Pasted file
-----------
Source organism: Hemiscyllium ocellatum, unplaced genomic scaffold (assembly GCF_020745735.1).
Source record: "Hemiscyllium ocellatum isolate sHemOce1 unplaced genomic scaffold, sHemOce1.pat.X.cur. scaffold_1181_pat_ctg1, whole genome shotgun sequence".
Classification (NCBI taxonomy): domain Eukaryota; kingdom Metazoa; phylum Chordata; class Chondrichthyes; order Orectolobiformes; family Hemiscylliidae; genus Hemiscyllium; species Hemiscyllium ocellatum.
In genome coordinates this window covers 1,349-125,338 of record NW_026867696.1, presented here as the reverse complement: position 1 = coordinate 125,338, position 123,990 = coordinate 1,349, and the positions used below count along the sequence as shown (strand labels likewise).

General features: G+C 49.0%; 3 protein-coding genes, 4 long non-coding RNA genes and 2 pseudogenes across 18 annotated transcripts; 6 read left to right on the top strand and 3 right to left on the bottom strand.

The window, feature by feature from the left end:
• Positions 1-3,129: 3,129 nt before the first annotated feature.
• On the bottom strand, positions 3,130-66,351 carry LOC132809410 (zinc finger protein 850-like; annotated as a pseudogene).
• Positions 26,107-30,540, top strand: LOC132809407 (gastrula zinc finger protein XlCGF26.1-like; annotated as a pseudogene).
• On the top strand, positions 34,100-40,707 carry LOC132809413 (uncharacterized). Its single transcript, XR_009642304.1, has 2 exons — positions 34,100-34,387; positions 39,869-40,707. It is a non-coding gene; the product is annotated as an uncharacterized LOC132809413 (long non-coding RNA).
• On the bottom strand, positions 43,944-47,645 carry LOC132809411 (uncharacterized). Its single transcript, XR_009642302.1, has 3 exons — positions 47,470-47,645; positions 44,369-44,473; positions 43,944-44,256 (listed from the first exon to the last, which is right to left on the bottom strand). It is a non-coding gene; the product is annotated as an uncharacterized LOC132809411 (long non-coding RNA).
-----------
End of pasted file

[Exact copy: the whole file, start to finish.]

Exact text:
Source organism: Hemiscyllium ocellatum, unplaced genomic scaffold (assembly GCF_020745735.1).
Source record: "Hemiscyllium ocellatum isolate sHemOce1 unplaced genomic scaffold, sHemOce1.pat.X.cur. scaffold_1181_pat_ctg1, whole genome shotgun sequence".
Classification (NCBI taxonomy): domain Eukaryota; kingdom Metazoa; phylum Chordata; class Chondrichthyes; order Orectolobiformes; family Hemiscylliidae; genus Hemiscyllium; species Hemiscyllium ocellatum.
In genome coordinates this window covers 1,349-125,338 of record NW_026867696.1, presented here as the reverse complement: position 1 = coordinate 125,338, position 123,990 = coordinate 1,349, and the positions used below count along the sequence as shown (strand labels likewise).

General features: G+C 49.0%; 3 protein-coding genes, 4 long non-coding RNA genes and 2 pseudogenes across 18 annotated transcripts; 6 read left to right on the top strand and 3 right to left on the bottom strand.

The window, feature by feature from the left end:
• Positions 1-3,129: 3,129 nt before the first annotated feature.
• On the bottom strand, positions 3,130-66,351 carry LOC132809410 (zinc finger protein 850-like; annotated as a pseudogene).
• Positions 26,107-30,540, top strand: LOC132809407 (gastrula zinc finger protein XlCGF26.1-like; annotated as a pseudogene).
• On the top strand, positions 34,100-40,707 carry LOC132809413 (uncharacterized). Its single transcript, XR_009642304.1, has 2 exons — positions 34,100-34,387; positions 39,869-40,707. It is a non-coding gene; the product is annotated as an uncharacterized LOC132809413 (long non-coding RNA).
• On the bottom strand, positions 43,944-47,645 carry LOC132809411 (uncharacterized). Its single transcript, XR_009642302.1, has 3 exons — positions 47,470-47,645; positions 44,369-44,473; positions 43,944-44,256 (listed from the first exon to the last, which is right to left on the bottom strand). It is a non-coding gene; the product is annotated as an uncharacterized LOC132809411 (long non-coding RNA).